The editorial calendar must connect each task to the person or team responsible for it.
Even contents that demand an entire team must be explored in details, so its branches reach their respective actors.
It is crucial to assign individual roles, so the leaders can do the follow-up and ensure things will be done in time.
Here is an example of stages it must cover:
- title of the content;
- questions to the subject-matter expert;
- first draft;
- draft edited (or proofread);
- content approved;
- content published.
The task status can be easier managed if categorized by colors, for example.
4. Create a stock
Before you start publishing, create a post collection to guarantee that the schedule will work properly. Promote brainstorming meetings to gather ideas and assume there must be a regular flow from the beginning.
Besides that, determine specific goals for the quarter: increasing leads, improving brand awareness, improving search rankings, etc. That will help you identify the best content mix for the cycle and assign rules in the calendar.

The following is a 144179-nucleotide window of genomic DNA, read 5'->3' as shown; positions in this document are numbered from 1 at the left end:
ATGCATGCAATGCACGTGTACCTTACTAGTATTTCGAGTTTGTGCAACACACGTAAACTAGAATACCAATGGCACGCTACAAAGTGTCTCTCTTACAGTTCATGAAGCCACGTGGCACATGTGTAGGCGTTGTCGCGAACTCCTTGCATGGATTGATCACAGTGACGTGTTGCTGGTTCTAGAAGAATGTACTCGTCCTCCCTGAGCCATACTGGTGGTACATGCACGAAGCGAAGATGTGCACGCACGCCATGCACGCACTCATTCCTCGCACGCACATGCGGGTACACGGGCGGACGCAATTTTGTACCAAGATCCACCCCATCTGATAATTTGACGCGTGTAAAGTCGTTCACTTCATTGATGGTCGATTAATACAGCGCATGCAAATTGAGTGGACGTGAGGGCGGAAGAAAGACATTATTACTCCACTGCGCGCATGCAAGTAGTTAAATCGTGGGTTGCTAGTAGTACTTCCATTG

5. Measure content marketing performance
By adopting Digital Marketing Metrics, you assure a data-driven management strategy to your team.
Despite being — or not — always involved in the process, any manager needs concrete parameters to assay performance and adjust the strategy.
That comes along with regular ongoing meetings. The main goal here is to develop solutions and refine the strategy by discussing results, processes, challenges, obstacles, methods, and other relevant factors.
6. Be consistent
Your editorial calendar must be flexible, not useless. When another task suddenly demands the responsible for the content, there must be a reschedule to previous content.
Use the calendar as a thermometer to analyze whether your team is working according to the plan or the other way around.
In fact, flexibility is essential to a marketing schedule. However, when the plan becomes merely a record of activities, it turns out that the editorial calendar is not fulfilling its role.
To conclude, create channels where your staff can provide feedback about the editorial calendar efficiency. By putting it to work in your favor, your strategy tends to be increasingly aligned with the business’ goals. So take these insights with you and check out the benefits by yourself!
Do you want to simplify this process? So download our editorial calendar template for free!